CHARLESTON, W.Va. — Kids would have to be older to enter pre-school programs in a bill that passed the state Senate Thursday.
Currently, the law requires a child to turn four by Sept. 1 for pre-school programs and age five by Sept. 1 for kindergarten. The legislation changes that date from Sept. 1 to July 1, meaning children turning four in that two-month period would have to wait an extra year to enter the programs.
Supporters of the bill said in many cases, the children entering the early education programs are not prepared for the programs. Among the preparations a lack of potty training and other social skills.
Although the bill passed, it drew fire from Senator John Unger (D-Berkeley) who opposed the measure.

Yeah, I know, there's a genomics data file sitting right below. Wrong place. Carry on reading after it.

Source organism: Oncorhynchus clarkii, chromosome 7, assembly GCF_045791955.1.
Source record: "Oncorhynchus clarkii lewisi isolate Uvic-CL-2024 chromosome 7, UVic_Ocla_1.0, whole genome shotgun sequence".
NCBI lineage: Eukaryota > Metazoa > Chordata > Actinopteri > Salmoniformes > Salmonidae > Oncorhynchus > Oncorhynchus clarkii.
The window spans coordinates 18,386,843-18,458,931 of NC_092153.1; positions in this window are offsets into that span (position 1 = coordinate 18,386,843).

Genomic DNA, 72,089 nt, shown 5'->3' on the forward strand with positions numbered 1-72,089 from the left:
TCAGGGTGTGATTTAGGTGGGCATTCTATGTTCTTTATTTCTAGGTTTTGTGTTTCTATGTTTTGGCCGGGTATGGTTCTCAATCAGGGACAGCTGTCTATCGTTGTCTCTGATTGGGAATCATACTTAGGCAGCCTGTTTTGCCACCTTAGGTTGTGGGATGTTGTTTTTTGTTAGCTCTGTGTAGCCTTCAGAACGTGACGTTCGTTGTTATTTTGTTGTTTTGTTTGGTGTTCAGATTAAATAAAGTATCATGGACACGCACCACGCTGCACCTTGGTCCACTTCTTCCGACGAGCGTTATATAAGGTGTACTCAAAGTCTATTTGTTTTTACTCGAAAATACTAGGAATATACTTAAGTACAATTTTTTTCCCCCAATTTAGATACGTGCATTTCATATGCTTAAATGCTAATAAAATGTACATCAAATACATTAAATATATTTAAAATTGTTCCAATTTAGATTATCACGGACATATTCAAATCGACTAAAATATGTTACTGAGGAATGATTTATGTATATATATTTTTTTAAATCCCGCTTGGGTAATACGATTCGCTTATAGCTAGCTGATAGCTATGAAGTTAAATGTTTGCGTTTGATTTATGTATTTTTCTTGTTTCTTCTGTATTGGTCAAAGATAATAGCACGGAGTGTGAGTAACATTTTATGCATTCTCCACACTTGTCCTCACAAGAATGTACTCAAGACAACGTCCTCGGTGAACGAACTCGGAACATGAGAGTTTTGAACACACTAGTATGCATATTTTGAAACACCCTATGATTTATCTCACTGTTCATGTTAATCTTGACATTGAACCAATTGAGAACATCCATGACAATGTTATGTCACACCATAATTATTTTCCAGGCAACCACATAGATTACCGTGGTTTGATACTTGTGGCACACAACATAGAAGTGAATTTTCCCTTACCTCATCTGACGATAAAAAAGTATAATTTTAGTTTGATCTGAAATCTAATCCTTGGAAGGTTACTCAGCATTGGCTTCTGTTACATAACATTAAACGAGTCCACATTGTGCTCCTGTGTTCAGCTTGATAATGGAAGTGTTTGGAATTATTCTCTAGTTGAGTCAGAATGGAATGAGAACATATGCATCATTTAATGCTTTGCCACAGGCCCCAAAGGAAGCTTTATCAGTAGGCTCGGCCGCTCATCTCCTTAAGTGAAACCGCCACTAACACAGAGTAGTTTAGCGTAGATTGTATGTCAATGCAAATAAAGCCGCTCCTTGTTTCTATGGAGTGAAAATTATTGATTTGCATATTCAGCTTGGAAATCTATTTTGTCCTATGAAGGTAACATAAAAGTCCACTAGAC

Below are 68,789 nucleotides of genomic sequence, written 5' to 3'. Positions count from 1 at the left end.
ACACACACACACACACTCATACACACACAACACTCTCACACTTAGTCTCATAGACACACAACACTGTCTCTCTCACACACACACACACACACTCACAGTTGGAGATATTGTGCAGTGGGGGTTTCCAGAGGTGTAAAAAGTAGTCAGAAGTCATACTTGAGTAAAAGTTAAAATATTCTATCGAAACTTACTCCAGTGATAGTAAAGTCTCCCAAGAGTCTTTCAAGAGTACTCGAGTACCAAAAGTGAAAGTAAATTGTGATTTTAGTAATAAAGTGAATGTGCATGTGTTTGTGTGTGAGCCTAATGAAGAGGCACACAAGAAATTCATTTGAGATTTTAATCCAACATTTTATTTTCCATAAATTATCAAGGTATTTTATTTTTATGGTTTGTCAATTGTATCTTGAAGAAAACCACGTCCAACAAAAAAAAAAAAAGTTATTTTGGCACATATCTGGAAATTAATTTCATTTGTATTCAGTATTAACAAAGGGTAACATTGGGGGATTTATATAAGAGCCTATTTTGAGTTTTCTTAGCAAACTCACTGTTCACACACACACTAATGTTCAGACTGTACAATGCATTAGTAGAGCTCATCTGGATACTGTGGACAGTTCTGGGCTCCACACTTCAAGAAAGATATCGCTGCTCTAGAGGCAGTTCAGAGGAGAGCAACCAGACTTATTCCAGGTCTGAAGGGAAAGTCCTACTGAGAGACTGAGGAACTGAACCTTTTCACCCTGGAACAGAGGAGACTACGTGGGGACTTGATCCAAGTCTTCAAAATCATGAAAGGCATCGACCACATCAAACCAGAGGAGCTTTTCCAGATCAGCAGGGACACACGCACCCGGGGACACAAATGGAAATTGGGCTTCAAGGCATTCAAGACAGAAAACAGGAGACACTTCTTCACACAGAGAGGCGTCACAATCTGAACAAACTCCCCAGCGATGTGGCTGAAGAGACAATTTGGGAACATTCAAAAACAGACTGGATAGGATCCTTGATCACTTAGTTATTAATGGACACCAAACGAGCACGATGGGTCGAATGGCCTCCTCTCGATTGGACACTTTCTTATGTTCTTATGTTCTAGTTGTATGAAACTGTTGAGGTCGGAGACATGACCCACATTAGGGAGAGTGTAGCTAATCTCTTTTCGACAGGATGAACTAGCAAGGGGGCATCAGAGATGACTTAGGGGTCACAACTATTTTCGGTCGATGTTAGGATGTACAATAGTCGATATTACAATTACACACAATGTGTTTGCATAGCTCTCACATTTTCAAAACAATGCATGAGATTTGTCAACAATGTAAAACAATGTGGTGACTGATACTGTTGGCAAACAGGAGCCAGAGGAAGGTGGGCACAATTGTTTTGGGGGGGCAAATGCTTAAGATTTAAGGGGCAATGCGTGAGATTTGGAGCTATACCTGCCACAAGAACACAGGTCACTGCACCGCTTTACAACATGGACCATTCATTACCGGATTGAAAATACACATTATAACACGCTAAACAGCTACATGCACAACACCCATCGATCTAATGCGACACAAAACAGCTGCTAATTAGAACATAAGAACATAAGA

“The excuse saying a child comes into early childhood education is not ready because they don’t know how to go to the bathroom or do certain things, that child needs to be in early childhood education,” said Unger on the Senate floor. “That child needs to be taught this.”
Unger challenged Senate colleagues co consider the ramifications of merely changing the day by a few months.
“We all had opportunities in our lives and some of these children don’t,” the Senator explained. “If we don’t invest in these young people now at that age, when they are developing the fastest from birth to five years old, we’re going to be investing a whole lot later to offset what we could have prevented on the front end.”
Unger added children in West Virginia have good services from birth to 3 but there’s a gap between age 3 and entry into pre-school programs. Unger fears the change would widen the gap.
Unger’s remarks did little to dissuade Senators from the legislation. The bill passed on a vote of 31-2 and was sent to the House of Delegates.
The proposed change would take effect in the 2019-2020 school year.